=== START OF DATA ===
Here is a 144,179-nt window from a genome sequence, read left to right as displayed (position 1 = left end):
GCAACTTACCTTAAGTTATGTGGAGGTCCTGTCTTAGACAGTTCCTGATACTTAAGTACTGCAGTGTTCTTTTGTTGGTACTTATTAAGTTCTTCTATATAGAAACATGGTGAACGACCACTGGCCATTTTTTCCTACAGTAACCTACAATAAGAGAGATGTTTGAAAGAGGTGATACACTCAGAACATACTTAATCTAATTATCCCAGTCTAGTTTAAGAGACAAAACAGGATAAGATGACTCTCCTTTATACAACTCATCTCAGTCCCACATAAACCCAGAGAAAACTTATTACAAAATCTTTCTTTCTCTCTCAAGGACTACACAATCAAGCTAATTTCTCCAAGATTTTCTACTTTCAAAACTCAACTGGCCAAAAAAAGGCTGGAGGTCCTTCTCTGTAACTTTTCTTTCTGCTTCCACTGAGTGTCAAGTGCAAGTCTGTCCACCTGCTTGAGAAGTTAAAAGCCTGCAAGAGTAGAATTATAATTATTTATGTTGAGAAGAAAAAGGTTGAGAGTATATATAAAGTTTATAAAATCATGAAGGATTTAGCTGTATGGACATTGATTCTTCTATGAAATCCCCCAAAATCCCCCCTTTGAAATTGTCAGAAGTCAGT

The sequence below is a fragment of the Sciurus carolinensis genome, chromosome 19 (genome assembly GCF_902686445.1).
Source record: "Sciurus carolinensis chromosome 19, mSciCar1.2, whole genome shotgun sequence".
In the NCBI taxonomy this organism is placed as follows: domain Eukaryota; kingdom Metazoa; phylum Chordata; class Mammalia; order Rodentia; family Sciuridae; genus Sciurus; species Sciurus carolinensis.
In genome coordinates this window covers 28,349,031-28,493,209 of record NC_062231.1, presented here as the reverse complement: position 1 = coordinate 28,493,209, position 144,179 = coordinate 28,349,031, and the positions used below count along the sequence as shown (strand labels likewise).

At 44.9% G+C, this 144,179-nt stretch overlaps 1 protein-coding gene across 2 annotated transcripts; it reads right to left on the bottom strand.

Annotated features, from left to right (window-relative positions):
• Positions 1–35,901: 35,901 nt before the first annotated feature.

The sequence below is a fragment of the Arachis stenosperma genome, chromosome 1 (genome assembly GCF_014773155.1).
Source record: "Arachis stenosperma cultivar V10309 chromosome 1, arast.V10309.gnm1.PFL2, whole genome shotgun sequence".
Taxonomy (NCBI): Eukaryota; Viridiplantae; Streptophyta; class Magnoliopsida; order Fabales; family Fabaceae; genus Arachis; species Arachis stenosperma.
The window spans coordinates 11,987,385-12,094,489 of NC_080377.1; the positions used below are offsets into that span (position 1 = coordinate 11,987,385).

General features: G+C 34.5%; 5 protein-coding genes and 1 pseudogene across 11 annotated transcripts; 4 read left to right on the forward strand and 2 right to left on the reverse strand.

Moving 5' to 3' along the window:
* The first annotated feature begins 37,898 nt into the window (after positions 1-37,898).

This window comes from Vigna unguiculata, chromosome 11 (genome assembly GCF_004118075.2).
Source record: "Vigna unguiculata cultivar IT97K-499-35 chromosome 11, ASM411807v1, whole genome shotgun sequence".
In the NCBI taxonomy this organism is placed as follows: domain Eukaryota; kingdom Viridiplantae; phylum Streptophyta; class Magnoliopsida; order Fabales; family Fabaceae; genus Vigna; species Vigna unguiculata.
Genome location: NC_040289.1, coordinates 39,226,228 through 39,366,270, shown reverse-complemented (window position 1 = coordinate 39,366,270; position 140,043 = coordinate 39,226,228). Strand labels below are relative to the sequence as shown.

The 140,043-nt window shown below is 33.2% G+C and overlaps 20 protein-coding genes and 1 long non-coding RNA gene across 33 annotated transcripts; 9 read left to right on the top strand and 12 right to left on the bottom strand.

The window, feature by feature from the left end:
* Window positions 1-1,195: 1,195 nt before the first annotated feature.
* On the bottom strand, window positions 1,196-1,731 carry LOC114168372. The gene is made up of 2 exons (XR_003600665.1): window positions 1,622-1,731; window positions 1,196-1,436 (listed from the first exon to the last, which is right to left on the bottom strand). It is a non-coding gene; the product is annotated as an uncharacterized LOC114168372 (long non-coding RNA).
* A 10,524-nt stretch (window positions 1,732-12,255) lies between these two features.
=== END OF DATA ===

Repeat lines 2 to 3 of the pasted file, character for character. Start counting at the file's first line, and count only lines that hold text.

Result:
GCAACTTACCTTAAGTTATGTGGAGGTCCTGTCTTAGACAGTTCCTGATACTTAAGTACTGCAGTGTTCTTTTGTTGGTACTTATTAAGTTCTTCTATATAGAAACATGGTGAACGACCACTGGCCATTTTTTCCTACAGTAACCTACAATAAGAGAGATGTTTGAAAGAGGTGATACACTCAGAACATACTTAATCTAATTATCCCAGTCTAGTTTAAGAGACAAAACAGGATAAGATGACTCTCCTTTATACAACTCATCTCAGTCCCACATAAACCCAGAGAAAACTTATTACAAAATCTTTCTTTCTCTCTCAAGGACTACACAATCAAGCTAATTTCTCCAAGATTTTCTACTTTCAAAACTCAACTGGCCAAAAAAAGGCTGGAGGTCCTTCTCTGTAACTTTTCTTTCTGCTTCCACTGAGTGTCAAGTGCAAGTCTGTCCACCTGCTTGAGAAGTTAAAAGCCTGCAAGAGTAGAATTATAATTATTTATGTTGAGAAGAAAAAGGTTGAGAGTATATATAAAGTTTATAAAATCATGAAGGATTTAGCTGTATGGACATTGATTCTTCTATGAAATCCCCCAAAATCCCCCCTTTGAAATTGTCAGAAGTCAGT

The sequence below is a fragment of the Sciurus carolinensis genome, chromosome 19 (genome assembly GCF_902686445.1).